In order to reduce the vulnerable level of ethnic groups to climate change, we provide the following recommendations which may be of interest to researchers working in other remote rural areas in other regions:
  • In national and local adaptation planning, priority should be given to support the poorer communities (in our studies case, the Hmong and Dao ethnic communities) that are more vulnerable and have a low capacity to cope with climate change.
  • It is essential to enhance literacy, especially amongst disadvantaged groups (Hmong and Dao ethnic groups in the current work). This solution is important because this would increase the effectiveness of training and education programs, especially with understanding threats to livelihood, including climate change, and better enable the transfer of technology.
  • Governments could strengthen extension, through targeted programs and appropriately designed visual aids and materials. These will help in the adaptation of farm systems and disaster preparedness.
  • Local governments could facilitate income diversification strategies, supported by training and concessional loans.
  • The government could upgrade road infrastructure to link remote communities to larger towns and centres and water systems and treatment.
Finally, we reiterate that the subjective selection and weighting sub-components for major components in the LVI models, and its influence on the vulnerability of households or communes, can be a limitation of LVI methods [9][1][15]. This research suggests that effective identification of the sub-components could improve the precision of assessment of the vulnerability of livelihoods to climate change at the local or regional level. To achieve that goal, researchers need to have a deep understanding of local situations including the natural resources, livelihoods assets, social-economic aspects, and climate conditions. The results of LVI-IPCC models recommend that researchers should use caution in case the scores of LVI are negative or counterintuitive (the adaptive capacity results are greater than the exposure results). Increasing sensitivity might reduce the overall level of vulnerability. Therefore, in this case, in applying the LVI-IPCC model, caution should be taken in suggesting the adaptation options to climate change.


  1. Hahn, M.B.; Riederer, A.M.; Foster, S.O. The Livelihood Vulnerability Index: A pragmatic approach to assessing risks from climate variability and change—A case study in Mozambique. Glob. Environ. Chang. 2009, 19, 74–88.
  2. Pandey, R.; Bardsley, D.K. Social-ecological vulnerability to climate change in the Nepali Himalaya. Appl. Geogr. 2015, 64, 74–86.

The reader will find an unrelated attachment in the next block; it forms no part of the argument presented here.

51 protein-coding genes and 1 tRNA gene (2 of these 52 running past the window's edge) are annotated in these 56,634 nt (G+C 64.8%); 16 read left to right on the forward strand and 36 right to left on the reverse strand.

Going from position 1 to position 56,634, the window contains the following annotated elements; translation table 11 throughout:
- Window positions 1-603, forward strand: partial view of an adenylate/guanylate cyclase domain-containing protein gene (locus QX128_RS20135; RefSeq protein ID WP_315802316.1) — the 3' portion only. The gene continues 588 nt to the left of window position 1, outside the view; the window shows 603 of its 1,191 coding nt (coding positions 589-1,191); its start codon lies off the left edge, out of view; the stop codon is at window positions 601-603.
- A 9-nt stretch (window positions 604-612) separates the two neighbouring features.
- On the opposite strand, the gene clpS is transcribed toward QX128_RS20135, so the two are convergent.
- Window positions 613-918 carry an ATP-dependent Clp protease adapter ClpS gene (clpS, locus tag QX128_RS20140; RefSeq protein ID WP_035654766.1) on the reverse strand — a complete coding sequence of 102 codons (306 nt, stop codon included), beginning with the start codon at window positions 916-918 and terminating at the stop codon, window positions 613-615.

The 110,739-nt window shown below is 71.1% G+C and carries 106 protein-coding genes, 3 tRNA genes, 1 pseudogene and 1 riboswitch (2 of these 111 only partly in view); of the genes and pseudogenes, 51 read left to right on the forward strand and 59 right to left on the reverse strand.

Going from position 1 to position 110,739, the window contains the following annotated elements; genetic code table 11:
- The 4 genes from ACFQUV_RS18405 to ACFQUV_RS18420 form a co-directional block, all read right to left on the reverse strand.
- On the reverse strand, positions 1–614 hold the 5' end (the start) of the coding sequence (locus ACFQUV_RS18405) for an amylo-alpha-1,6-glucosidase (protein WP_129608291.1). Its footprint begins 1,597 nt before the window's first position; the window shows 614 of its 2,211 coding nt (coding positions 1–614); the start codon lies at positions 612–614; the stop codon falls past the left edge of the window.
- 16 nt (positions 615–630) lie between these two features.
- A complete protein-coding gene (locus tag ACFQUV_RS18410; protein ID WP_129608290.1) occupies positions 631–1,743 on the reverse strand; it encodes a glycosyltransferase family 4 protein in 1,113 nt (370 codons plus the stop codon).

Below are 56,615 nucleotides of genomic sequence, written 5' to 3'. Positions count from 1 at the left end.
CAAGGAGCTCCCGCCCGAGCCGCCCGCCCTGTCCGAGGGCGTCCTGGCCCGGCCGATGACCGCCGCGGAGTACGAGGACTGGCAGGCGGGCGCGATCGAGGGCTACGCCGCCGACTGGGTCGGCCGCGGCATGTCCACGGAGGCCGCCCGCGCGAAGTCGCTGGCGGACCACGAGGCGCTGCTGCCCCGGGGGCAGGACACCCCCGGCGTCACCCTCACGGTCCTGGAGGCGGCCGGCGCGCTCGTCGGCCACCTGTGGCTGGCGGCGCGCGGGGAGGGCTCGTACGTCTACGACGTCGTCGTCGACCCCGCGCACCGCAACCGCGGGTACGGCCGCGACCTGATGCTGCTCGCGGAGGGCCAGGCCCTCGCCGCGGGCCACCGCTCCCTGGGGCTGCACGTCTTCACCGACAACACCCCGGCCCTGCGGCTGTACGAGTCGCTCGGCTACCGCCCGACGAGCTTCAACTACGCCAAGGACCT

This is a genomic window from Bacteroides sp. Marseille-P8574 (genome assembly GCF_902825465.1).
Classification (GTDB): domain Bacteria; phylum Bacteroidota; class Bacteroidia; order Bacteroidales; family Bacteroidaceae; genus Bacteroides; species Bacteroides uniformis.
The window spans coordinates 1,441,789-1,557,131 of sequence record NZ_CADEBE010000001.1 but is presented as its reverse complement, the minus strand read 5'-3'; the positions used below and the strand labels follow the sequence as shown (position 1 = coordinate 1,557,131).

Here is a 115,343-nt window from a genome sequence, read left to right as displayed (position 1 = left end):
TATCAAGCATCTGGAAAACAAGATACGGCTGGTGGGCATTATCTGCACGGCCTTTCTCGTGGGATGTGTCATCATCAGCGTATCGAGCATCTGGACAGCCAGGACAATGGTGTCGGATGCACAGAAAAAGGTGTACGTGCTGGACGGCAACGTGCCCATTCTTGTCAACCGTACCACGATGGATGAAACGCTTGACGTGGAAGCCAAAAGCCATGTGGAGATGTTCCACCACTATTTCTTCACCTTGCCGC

3. Salik, K.M.; Jahangir, S.; ul ZafarZahdi, W.; ul Hasson, S. Climate change vulnerability and adaptation options for the coastal communities of Pakistan. Ocean Coast. Manag. 2015, 112, 61–73.
  4. Shah, K.U.; Dulal, H.B.; Johnson, C.; Baptiste, A. Understanding livelihood vulnerability to climate change: Applying the livelihood vulnerability index in Trinidad and Tobago. Geoforum 2013, 47, 125–137.
  5. Brooks, N.; Adger, W.N.; Kelly, P.M. The determinants of vulnerability and adaptive capacity at the national level and the implications for adaptation. Glob. Environ. Chang. 2005, 15, 151–163.
  6. Vincent, K. Uncertainty in adaptive capacity and the importance of scale. Glob. Environ. Chang. 2007, 17, 12–24.
  7. Eakin, H.; Bojórquez-Tapia, L.A. Insights into the composition of household vulnerability from multi-criteria decision analysis. Glob. Environ. Chang. 2008, 18, 112–127.
  8. Chambers, R.; Conway, G. Sustainable Rural Livelihoods: Practical Concepts for the 21st Century; Institute of Development Studies: London, UK, 1992.
  9. Panthi, J.; Aryal, S.; Dahal, P.; Bhandari, P.; Krakauer, N.Y.; Pandey, V.P. Livelihood vulnerability approach to assessing climate change impacts on mixed agro-livestock smallholders around the Gandaki River Basin in Nepal. Reg. Environ. Chang. 2016, 16, 1121–1132.
  10. Nguyen, D.C.; Vo, H.T.; Chu, T.H. Application of Livelihood Vulnerability Index to Assess Risks from Flood Vulnerability and Climate Variability—A Case Study in the Mekong Delta of Vietnam. J. Environ. Sci. Eng. A 2013, 2, 476.
  11. Legese, S.A.; Olutayo, O.A.; Sulaiman, H.; Rao, P. Assessing Climate Change Impacts in the Lake Tana Sub-Basin, Ethiopia Using Livelihood Vulnerability Approach. J. Earth Sci. Clim. Chang. 2016, 7, 368.
  12. Adu, D.T.; Kuwornu, J.K.M.; Anim-Somuah, H.; Sasaki, N. Application of livelihood vulnerability index in assessing smallholder maize farming households’ vulnerability to climate change in Brong-Ahafo region of Ghana. Kasetsart J. Soc. Sci. 2018, 39, 22–32.
  13. Huong, N.T.L.; Yao, S.; Fahad, S. Assessing household livelihood vulnerability to climate change: The case of Northwest Vietnam. Hum. Ecol. Risk Assess. Int. J. 2018, 1–19.
  14. Morse, S.; McNamara, N. Sustainable Livelihoods Approach: A Critique of Theory and Practice; Springer Science & Business Media: Amsterdam, The Netherlands, 2013.
  15. Etwire, P.; Al-Hassan, R.; Kuwornu, J.; Osei-Owusu, Y. Application of livelihood vulnerability index in assessing vulnerability to climate change and variability in Northern Ghana. J. Environ. Earth Sci. 2013, 3, 157–170.